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Top Scams and Rip Offs of 2010

As the American economy climbs out of recession, the Better Business Bureau (BBB) reminds you that scammers still want to knock people back into their own personal recessions by stealing their money or their identities.

"Every day, the BBB receives calls from consumers wondering if a check they received is real or wanting to know if a job or mystery shopper offer is legitimate," said Chris Coleman, BBB president and CEO. "Our customer relations specialists are trained to help consumers spot scams and to provide information on legitimate businesses, in addition to taking complaints," Coleman said. "We encourage consumers to check with us before doing business with a company or charity."

The BBB list of top scams and rip-offs is by no means exhaustive. Some schemes are old and familiar. Some of these you will note have a common thread with the 10 resolutions in the Scam Alert article of this newsletter. Others are new – or appear to be so because they refer to events or people in the news. All are attempts to trick consumers into handing over their money or giving up information that can be used to commit fraud. They are in alphabetical order.

  • Advance Fee Loans: Websites offer credit-challenged borrowers personal loans. The lenders require fees to be wired in advance to receive the loan. Once the money is wired, borrowers do not get the loan.
  • Auto Service Contracts: Consumers may receive postcards or phone calls implying that their warranties are about to expire and offering to ease their worries about car repair bills by buying an "extended warranty." Many consumers then find it extremely difficult to obtain money for any repairs.
  • Door-to-Door Sales: Salespeople for magazine subscriptions, burglar alarms, home repairs, vacuum cleaners and other items use high-pressure sales tactics to obtain payment for items or services that never arrive or that fail to meet customers' expectations.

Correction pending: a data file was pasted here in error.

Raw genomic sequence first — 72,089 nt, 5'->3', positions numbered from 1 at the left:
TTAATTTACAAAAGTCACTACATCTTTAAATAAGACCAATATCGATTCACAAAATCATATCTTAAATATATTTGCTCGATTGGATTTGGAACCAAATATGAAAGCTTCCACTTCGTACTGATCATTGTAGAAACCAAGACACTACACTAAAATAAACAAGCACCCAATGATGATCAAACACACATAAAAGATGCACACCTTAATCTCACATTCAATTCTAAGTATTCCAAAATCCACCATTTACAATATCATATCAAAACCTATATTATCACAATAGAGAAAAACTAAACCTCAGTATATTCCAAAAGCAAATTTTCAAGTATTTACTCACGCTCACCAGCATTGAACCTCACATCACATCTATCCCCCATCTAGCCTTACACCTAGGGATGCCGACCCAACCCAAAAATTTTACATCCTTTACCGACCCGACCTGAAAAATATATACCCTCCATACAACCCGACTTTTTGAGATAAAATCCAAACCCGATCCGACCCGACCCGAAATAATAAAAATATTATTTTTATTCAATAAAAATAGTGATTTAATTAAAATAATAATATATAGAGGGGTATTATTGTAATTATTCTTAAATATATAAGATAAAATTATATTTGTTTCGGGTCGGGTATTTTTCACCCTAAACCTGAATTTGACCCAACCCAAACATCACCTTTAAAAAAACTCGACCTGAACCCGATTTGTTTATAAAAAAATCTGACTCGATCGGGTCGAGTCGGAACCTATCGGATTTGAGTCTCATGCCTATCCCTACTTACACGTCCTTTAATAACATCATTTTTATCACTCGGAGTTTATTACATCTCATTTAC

• "Free" Offers: Consumers are encouraged to order a product such as teeth-whiteners, acai anti-aging pills or other products, which may be endorsed by a television personality. After they get the product, they discover that they've been signed up to receive additional products for a monthly fee that can be hundreds of dollars. It can be extremely difficult to get refunds or stop the fees.
  • Friend/Family in Distress: Also known as the grandparent scam. The victim receives a message from a "friend" or "family member" claiming they are outside the country and have gotten into trouble. The victim is asked to wire thousands of dollars to pay lawyer's fees or to post bail.
  • Lottery and Fake Check Scams: Victims receive letters in the mail from companies purporting to be from a foreign lottery, Publisher's Clearing House or another well-known company or charity. Often, the letter includes an authentic-looking check. In most cases, victims are asked to wire hundreds of dollars back to the scammers - supposedly to cover taxes or other bogus fees.
  • Job Hunter Scams: One scam asks job seekers to pay fees to be considered for a job; others schedule an out-of-town interview and ask the applicant to send the money to cover an airline ticket. Other scams attempt to gain access to personal information such as bank account or Social Security numbers, under the guise of somehow evaluating a potential employee.
  • Mystery Shopping: Consumers may be told they will be paid to shop at a store and evaluate its customer service. Victims may receive authentic-looking checks that are supposed to cover the cost of shopping. They are asked to wire money back to the scammers to evaluate a money wiring service such as Western Union or MoneyGram. The checks are fake, and victims incur a loss and bank fees.
  • Phishing E-mails: Phishing e-mails from fraudsters masquerading as government agencies or delivery companies pop up in inboxes everywhere. Whatever the setup, the goal of any phishing e-mail is the same: to trick victims into divulging sensitive financial information or to infect the victim's computer with viruses and malware.
  • Work-At-Home Schemes: Websites claim that people can make a living from home using Google or Twitter or by buying a kit that includes educational materials or products to sell. Many of these turn out to be free trial offer scams, with victims being billed every month for materials or other mystery charges. Legitimate employers do not ask employees to make an investment up front.